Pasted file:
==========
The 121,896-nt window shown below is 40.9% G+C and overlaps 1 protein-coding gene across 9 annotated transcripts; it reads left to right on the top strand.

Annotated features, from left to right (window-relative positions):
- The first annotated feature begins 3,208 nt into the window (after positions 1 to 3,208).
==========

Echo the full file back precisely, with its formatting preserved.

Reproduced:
The 121,896-nt window shown below is 40.9% G+C and overlaps 1 protein-coding gene across 9 annotated transcripts; it reads left to right on the top strand.

Annotated features, from left to right (window-relative positions):
- The first annotated feature begins 3,208 nt into the window (after positions 1 to 3,208).